Privacy And Storage: Making An Open Concept Layout Work For You

Posted on

One of the main factors motivating homeowners to remodel their homes is to pursue a more open layout for the main living space. Open layouts seem more suitable for entertaining and keeping the family together, but there can be some downsides to an open layout as well. Some homeowners are concerned about losing storage space or privacy. Here are some things to consider when you're not sure you're committed to the open concept design. 

Storage Space

Modern homes have open concept kitchen designs built into the floor plan, meaning that storage spaces are nicely integrated without putting up walls. However, when your existing kitchen is hidden behind closed walls, removing those walls often means losing storage because walls hold cabinets. However, you can put storage in other places. For example, opening a wall could make room for a large island that otherwise would not have fit in your kitchen. You could also remove low hanging soffits and build extra tall cabinets or use stacking cabinets to increase upper storage space. 


After being able to hide the mess of the kitchen from the rest the house when company comes, some people are concerned about exposing the kitchen to the world. If you're hoping for open sight lines but are sad to lose the walls that help to keep the mess of cooking from visitors, consider:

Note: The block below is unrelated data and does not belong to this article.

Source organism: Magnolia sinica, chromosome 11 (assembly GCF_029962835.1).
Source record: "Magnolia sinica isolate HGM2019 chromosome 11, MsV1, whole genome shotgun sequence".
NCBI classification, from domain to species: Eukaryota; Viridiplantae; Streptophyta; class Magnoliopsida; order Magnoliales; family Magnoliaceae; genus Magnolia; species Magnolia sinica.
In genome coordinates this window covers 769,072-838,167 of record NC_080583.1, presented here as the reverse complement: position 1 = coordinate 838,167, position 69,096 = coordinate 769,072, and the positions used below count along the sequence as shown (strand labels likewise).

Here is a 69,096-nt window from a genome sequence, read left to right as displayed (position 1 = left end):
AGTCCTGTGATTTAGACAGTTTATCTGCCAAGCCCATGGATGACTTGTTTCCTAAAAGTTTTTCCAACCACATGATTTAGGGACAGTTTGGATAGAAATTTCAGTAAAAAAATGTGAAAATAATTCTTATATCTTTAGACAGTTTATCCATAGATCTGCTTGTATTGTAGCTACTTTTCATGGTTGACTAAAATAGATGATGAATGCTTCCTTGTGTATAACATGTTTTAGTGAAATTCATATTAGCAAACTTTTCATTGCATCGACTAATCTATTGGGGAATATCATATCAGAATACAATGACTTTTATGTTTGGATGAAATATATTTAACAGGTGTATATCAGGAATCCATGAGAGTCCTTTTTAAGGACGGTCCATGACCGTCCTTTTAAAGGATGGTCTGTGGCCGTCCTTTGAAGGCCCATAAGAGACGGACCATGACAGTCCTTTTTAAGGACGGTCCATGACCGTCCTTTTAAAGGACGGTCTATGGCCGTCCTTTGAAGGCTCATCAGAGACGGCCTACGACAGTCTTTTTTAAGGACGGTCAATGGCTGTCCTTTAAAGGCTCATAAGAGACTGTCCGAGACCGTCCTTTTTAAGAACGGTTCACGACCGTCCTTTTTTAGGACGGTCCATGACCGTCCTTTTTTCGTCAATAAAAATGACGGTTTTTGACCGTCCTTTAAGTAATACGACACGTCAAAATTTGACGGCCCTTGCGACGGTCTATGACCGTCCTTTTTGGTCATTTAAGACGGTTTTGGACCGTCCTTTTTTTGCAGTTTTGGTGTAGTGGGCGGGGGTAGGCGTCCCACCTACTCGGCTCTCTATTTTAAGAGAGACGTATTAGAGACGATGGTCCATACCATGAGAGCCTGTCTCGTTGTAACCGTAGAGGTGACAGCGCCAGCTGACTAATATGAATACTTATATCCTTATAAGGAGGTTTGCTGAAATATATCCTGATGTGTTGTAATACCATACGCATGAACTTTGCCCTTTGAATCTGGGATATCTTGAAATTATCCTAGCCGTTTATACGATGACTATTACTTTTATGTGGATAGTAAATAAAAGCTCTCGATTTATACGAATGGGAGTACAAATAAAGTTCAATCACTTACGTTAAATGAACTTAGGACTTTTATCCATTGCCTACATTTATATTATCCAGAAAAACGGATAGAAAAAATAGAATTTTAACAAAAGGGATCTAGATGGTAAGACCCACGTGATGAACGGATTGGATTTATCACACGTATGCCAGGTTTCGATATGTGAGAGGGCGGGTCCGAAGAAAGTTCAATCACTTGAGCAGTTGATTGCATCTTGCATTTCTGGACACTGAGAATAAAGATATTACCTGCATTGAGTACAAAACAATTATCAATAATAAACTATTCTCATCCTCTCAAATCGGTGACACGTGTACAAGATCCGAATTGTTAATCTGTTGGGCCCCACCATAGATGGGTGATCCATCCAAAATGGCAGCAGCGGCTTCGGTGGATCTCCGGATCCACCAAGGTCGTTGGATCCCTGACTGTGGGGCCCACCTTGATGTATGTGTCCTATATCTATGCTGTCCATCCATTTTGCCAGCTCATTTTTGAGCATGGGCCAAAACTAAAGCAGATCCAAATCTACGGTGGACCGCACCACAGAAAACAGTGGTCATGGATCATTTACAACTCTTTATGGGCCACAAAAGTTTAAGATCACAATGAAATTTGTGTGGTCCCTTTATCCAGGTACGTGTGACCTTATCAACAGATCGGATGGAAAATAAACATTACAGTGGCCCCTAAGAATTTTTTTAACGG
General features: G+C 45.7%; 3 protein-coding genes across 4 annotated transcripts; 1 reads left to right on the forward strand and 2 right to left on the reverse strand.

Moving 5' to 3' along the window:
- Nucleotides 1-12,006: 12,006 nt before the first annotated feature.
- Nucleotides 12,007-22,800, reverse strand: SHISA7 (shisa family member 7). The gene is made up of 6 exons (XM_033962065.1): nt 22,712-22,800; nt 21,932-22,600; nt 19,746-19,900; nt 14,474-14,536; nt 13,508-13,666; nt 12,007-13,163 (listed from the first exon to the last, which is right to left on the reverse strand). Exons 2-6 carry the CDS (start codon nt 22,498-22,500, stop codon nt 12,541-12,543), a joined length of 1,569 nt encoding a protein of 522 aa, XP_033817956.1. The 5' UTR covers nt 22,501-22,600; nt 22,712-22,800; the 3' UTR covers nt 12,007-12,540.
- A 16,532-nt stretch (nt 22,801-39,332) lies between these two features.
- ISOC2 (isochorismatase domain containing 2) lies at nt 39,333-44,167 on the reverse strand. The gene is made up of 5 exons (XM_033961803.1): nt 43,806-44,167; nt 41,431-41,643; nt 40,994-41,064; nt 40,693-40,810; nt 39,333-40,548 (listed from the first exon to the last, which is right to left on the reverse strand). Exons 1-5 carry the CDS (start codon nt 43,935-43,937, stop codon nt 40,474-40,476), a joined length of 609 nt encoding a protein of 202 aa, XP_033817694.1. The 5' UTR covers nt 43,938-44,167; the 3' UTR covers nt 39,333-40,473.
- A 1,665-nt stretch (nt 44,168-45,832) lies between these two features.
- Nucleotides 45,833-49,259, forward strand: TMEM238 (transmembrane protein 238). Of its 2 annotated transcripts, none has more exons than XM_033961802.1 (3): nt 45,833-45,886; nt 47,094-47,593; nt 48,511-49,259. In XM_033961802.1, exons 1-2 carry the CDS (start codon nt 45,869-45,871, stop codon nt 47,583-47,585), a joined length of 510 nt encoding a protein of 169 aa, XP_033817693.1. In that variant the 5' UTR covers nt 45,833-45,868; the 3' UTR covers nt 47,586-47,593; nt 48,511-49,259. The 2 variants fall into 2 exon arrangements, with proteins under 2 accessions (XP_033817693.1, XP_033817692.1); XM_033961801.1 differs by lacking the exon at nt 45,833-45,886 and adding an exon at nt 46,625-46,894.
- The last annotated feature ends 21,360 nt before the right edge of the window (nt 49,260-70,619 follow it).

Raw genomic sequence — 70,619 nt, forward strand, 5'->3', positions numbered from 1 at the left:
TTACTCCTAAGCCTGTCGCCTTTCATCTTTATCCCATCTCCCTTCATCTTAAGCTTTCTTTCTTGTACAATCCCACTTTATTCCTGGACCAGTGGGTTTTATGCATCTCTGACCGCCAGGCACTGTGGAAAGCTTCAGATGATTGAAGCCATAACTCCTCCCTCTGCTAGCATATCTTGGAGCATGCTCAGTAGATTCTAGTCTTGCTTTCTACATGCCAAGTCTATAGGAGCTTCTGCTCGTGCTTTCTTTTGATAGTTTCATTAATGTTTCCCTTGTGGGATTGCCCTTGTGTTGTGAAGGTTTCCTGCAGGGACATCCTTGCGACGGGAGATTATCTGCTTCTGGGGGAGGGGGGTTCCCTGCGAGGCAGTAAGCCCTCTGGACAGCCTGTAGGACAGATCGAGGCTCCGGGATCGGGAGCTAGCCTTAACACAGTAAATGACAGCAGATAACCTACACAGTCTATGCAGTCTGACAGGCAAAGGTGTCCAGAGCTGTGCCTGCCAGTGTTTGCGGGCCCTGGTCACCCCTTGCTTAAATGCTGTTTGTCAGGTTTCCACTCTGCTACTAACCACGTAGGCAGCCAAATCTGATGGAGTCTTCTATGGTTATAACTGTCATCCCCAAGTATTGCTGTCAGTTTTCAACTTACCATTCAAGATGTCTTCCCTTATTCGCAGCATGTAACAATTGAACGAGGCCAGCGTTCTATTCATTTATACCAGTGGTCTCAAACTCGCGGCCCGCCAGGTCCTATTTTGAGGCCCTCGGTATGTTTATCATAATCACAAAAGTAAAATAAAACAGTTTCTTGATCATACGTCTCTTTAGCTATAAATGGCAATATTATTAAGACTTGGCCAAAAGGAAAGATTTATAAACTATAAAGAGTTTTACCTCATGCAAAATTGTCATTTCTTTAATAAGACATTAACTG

1. installing a deep, single sink. Many older kitchens have shallow, double sinks. A modern single sink holds pots, pans, and trays more easily, making it easier to pile dirty dishes in the sink without them spilling out onto the countertop while waiting for the dishwasher. 
  2. partially open the wall. Instead of completely removing the wall, use a cased opening that allows for the kitchen to be open to the other rooms. If you want to easily hide the mess, you can put a sliding barn door that opens when you want an open concept and closes when you want to ignore the mess from Thanksgiving dinner. 
  3. using a clever design. When you remove the wall, use a peninsula instead of an island. Complete the peninsula with upper cabinets that have glass fronts and backs. This way, you have storage and a partition that allows you to be part of the group while still allowing the kitchen to be partially closed off from the rest of the house. 
  4. installing a raised bar on the island. This way, the island edge can hide mess and dishes from those in other rooms. 

For more information about your kitchen remodeling options, contact a company like Winston Brown Construction.